Plus 6 Solutions’ Answer to Pollutant Remediation is Using Ferrate

Ferrate (FeO42-)
Ferrate is a supercharged iron molecule, in which iron is in the plus 6 oxidation state (Fe VI or Fe 6+).  Ferrate is extremely powerful, and can deliver multiple treatments from a single application, does not create disinfection byproducts, is environmentally friendly, and solves difficult treatment challenges that other oxidants can’t touch.  Most importantly, Ferrate is often the least expensive and most effective treatment option when compared to water treatment technologies including ozone, hydrogen peroxide, permanganate, or chlorination.

A Laboratory Curiosity … Until Now
Research scientists have been testing Ferrate for the past 50 years.  Previous attempts to commercialize a Ferrate product were unsuccessful due to high costs for synthesis, packaging and transport, which made Ferrate too expensive for broad use. We solved these issues by manufacturing liquid Ferrate onsite, so that it can be applied when its potency is highest.

More Powerful
The relative strength of water treatment chemicals can be measured in volts, similar to an electrical circuit. Scientists compare the oxidation-reduction potential, commonly referred to as “redox” potential or ORP, for different water treatment technologies.  Redox can be used as a gauge of a technology’s ability to gain or donate electrons in a chemical reaction; the higher the redox potential, the more powerful the reaction.  Oxidation potential can be a critical consideration, because oxidation will chemically change a pollutant, rendering the pollutant in less soluble, less biologically active, less toxic, or a combination of these changes. Ferrate is the most powerful common oxidant/disinfectant for water and wastewater treatments, able to achieve the oxidation of various chemicals that are otherwise unchangeable.   Various redox potentials measured in volts are: Ferrate – 2.2, Ozone – 2.08, Hydrogen peroxide  – 1.78, Permanganate – 1.68, Hypochlorite – 1.48, Perchlorate – 1.39, Chlorine – 1.36, Dissolved Oxygen – 1.23, Chlorine Dioxide – 0.95.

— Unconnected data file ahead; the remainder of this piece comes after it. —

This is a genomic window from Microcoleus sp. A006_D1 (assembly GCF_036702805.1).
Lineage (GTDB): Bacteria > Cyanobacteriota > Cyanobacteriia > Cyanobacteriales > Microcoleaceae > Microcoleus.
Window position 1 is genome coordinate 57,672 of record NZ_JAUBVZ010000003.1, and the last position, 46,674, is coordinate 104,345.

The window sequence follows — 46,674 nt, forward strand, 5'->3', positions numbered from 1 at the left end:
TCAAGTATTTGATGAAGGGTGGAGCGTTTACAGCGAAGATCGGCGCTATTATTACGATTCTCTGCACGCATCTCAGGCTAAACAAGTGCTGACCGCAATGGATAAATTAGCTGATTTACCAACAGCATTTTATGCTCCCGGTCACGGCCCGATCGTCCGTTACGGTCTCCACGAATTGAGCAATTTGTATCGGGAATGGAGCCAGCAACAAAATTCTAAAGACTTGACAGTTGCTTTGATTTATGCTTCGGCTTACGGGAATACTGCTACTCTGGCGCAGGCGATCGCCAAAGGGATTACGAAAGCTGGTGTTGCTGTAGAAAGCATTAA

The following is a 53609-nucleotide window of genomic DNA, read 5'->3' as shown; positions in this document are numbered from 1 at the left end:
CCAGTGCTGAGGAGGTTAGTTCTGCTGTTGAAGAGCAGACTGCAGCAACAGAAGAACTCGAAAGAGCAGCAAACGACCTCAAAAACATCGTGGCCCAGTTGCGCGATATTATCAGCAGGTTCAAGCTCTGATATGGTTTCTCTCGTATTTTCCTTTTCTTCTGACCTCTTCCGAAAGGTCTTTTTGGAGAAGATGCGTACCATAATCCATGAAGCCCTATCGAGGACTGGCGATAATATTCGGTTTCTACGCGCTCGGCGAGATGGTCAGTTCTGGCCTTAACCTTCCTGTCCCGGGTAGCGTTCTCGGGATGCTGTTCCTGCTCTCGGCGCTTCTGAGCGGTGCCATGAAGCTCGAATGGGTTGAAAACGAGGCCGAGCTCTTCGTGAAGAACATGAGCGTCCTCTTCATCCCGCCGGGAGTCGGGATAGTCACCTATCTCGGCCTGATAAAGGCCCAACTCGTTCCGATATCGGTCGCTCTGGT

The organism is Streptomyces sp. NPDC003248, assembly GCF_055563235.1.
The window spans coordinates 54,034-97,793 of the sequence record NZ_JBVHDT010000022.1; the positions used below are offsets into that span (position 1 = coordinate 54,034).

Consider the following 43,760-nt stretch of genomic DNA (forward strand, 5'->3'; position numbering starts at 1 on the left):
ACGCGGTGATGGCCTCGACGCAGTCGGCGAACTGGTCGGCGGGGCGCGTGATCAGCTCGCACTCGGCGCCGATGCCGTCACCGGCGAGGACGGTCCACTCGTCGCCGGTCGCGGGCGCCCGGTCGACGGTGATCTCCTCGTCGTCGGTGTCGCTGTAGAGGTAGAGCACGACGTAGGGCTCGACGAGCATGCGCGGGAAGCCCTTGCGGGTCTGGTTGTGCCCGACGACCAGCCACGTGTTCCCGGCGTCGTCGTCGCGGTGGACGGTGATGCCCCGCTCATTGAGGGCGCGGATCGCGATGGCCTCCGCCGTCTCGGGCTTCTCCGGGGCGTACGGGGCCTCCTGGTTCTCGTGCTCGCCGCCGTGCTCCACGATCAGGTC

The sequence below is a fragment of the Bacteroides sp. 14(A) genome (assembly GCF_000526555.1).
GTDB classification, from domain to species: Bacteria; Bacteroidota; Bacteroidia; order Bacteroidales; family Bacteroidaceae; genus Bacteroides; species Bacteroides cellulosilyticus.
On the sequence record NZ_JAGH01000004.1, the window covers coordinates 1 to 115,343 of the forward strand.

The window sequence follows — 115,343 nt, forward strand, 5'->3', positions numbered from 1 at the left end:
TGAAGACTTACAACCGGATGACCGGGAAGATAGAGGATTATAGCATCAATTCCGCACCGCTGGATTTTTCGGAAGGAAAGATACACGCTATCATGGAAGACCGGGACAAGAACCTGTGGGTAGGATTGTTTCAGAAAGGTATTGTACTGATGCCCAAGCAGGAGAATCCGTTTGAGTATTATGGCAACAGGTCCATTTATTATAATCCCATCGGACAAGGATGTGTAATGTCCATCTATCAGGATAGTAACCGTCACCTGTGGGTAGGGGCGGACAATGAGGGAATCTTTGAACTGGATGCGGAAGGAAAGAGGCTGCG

No Disinfection Byproducts